My focus in the classroom is on making learning both accessible and meaningful to each and every student without exception. I believe that literacy across all content areas is the key to students’ futures and I believe it is my job as a teacher to engage students in the learning process and help them achieve the knowledge and ability to choose their own path.

Below is my philosophy of teaching written during my second year of graduate school as part of the Chicago Public Schools student teaching application (with a word count maximum of 500, thus its succinctness!).

If you’re interested in reading a longer version of these ideas, also attached below is “Choosing a Literate Life,” a position paper I wrote on literacy during my first semester of graduate school.

Download Strug Philosophy of Teaching

Download Strug Position Paper: “Choosing a Literate Life” 

My Philosophy of Teaching

I believe that the purpose of education is ultimately about possibility, opportunity and choice.  Education is where we acquire the tools with which to see the possibilities that exist for all of us; to discern the opportunities we are interested in pursuing or to create them on our own; and to ultimately choose who, what, where and how we want to be. I believe that education is where we learn to understand and consider diverse viewpoints, making us better people, better citizens, better neighbors.  I want my classroom to be a community that works and learns together. I want to instill in my students the ideas of rights and responsibilities—that we do not go to school just to learn to read or write; we go to school to learn how to participate and contribute and improve our lives and those of others around us.  I want the education we achieve together to be a source of positive change in their lives.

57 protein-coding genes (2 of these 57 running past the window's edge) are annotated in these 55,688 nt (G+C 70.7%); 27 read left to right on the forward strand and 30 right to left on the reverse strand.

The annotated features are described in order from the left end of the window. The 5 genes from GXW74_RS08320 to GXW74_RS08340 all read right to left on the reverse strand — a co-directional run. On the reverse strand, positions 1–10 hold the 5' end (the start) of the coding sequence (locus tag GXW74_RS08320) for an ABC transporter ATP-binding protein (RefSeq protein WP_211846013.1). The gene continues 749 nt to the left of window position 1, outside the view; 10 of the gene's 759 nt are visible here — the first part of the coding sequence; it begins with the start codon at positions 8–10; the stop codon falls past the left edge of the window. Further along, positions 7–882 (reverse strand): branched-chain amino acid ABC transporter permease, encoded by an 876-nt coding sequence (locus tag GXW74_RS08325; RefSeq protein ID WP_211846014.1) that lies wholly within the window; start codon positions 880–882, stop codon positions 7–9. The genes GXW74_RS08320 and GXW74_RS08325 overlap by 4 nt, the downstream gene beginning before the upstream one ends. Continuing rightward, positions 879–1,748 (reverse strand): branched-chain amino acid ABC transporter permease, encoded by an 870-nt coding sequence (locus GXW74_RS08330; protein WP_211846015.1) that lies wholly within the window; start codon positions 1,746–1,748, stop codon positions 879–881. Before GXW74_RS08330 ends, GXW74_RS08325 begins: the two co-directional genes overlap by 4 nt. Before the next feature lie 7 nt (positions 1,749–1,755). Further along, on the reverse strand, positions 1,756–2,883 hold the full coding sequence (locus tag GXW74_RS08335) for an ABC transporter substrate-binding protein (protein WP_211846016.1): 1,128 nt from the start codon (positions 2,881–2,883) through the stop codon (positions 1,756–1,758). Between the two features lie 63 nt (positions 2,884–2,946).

I truly believe any so-called deficiencies, be they lack of financial resources or of background knowledge, can be overcome by education.  But I want my students to understand that education is more than moving beyond the negatives, rather an outright striving toward the positives, to joy and satisfaction in our lives because of the choices we have made. I want every student in my classroom to have the opportunity to engage in higher-order thinking, to become critically literate, active participants in the world around them, and to make relevant and meaningful connections between what we are doing in the classroom and their own lives. Teachers are there to develop possibilities.  The important thing is that our students see all the options, that we help them achieve the knowledge and ability to go in any direction.

I believe that the purpose of education, in general, cannot be narrowed to getting a better job or helping America beat other nations in some misled competition.  I think that education is about something much more important than ultimately a job or your place in the workforce. You can always choose to do less than what you are capable of; you can choose a job with lower pay because you like it more—but without education, without being literate, you would not have the knowledge and ability to understand the different paths open to you. Being a literate person moves you beyond limits, beyond negatives, beyond financial status, to a place where joy and fulfillment are there for the taking.

As a teacher, I want my students to discover that learning is more than just the basics or getting through the school day, month or year.  I want them to understand that learning is a way to live all of life, be it in school, in the workplace, in their homes, or in the larger global community.  We always have the right to change our lives; we must be literate enough to see both the obstacles and the opportunities and choose our own path.